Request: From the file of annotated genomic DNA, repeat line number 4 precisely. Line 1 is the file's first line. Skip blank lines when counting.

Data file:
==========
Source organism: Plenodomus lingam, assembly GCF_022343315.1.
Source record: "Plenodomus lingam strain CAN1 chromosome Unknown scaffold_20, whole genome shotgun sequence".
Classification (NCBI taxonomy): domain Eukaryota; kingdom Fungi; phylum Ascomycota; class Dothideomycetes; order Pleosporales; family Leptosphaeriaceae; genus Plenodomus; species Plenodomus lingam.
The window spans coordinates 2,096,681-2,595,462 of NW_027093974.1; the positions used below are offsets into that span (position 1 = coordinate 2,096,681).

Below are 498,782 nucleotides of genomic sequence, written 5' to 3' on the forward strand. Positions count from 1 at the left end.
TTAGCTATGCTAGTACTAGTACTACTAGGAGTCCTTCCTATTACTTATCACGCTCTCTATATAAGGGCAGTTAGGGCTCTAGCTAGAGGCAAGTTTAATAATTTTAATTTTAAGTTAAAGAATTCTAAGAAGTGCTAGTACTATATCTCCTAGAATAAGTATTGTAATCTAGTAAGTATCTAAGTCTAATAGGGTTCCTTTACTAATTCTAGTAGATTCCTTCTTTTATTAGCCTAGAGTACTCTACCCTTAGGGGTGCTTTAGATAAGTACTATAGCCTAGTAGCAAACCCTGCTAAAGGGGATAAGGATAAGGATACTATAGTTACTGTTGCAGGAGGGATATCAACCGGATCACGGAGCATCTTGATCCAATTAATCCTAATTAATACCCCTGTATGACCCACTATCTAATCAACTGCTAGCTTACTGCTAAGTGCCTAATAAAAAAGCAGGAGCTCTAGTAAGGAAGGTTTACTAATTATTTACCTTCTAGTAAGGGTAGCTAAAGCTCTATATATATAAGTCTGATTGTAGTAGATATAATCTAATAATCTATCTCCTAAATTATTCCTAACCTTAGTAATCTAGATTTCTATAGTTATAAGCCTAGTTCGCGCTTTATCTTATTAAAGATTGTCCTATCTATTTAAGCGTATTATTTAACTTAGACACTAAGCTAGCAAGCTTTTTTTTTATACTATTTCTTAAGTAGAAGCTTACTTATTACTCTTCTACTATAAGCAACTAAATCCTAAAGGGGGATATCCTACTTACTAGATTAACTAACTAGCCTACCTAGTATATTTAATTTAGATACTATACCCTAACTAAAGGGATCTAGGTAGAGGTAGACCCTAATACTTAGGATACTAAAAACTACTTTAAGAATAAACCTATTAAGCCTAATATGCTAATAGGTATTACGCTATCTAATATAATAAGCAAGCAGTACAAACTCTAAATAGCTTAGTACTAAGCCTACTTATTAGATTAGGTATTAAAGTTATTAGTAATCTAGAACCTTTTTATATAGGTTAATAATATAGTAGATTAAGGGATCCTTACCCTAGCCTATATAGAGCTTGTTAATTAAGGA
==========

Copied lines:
The window spans coordinates 2,096,681-2,595,462 of NW_027093974.1; the positions used below are offsets into that span (position 1 = coordinate 2,096,681).